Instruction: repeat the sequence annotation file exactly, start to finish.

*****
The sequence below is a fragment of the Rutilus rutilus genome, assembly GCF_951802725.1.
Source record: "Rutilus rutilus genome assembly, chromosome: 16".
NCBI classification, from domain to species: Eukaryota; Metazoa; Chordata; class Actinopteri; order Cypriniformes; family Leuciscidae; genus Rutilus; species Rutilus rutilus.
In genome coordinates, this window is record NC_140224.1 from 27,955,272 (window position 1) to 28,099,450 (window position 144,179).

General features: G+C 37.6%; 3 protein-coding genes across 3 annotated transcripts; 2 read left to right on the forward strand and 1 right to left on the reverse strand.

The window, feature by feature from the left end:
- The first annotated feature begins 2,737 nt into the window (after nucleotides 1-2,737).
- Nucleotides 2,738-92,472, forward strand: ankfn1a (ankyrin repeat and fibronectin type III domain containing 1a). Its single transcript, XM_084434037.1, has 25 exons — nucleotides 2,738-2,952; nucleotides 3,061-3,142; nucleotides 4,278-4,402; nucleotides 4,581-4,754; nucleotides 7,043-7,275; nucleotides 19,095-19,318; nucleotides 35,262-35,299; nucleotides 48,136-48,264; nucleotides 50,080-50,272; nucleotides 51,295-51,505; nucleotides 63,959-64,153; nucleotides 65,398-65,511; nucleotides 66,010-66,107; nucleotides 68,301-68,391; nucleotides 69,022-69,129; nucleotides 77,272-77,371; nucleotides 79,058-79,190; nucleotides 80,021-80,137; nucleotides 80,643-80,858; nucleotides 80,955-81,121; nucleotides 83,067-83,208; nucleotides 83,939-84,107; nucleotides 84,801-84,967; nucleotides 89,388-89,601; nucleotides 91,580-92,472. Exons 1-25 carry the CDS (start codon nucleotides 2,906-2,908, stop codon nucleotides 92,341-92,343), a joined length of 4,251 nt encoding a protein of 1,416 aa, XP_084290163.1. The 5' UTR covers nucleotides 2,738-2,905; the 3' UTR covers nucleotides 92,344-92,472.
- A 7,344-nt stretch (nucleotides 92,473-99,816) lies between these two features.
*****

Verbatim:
The sequence below is a fragment of the Rutilus rutilus genome, assembly GCF_951802725.1.
Source record: "Rutilus rutilus genome assembly, chromosome: 16".
NCBI classification, from domain to species: Eukaryota; Metazoa; Chordata; class Actinopteri; order Cypriniformes; family Leuciscidae; genus Rutilus; species Rutilus rutilus.
In genome coordinates, this window is record NC_140224.1 from 27,955,272 (window position 1) to 28,099,450 (window position 144,179).

General features: G+C 37.6%; 3 protein-coding genes across 3 annotated transcripts; 2 read left to right on the forward strand and 1 right to left on the reverse strand.

The window, feature by feature from the left end:
- The first annotated feature begins 2,737 nt into the window (after nucleotides 1-2,737).
- Nucleotides 2,738-92,472, forward strand: ankfn1a (ankyrin repeat and fibronectin type III domain containing 1a). Its single transcript, XM_084434037.1, has 25 exons — nucleotides 2,738-2,952; nucleotides 3,061-3,142; nucleotides 4,278-4,402; nucleotides 4,581-4,754; nucleotides 7,043-7,275; nucleotides 19,095-19,318; nucleotides 35,262-35,299; nucleotides 48,136-48,264; nucleotides 50,080-50,272; nucleotides 51,295-51,505; nucleotides 63,959-64,153; nucleotides 65,398-65,511; nucleotides 66,010-66,107; nucleotides 68,301-68,391; nucleotides 69,022-69,129; nucleotides 77,272-77,371; nucleotides 79,058-79,190; nucleotides 80,021-80,137; nucleotides 80,643-80,858; nucleotides 80,955-81,121; nucleotides 83,067-83,208; nucleotides 83,939-84,107; nucleotides 84,801-84,967; nucleotides 89,388-89,601; nucleotides 91,580-92,472. Exons 1-25 carry the CDS (start codon nucleotides 2,906-2,908, stop codon nucleotides 92,341-92,343), a joined length of 4,251 nt encoding a protein of 1,416 aa, XP_084290163.1. The 5' UTR covers nucleotides 2,738-2,905; the 3' UTR covers nucleotides 92,344-92,472.
- A 7,344-nt stretch (nucleotides 92,473-99,816) lies between these two features.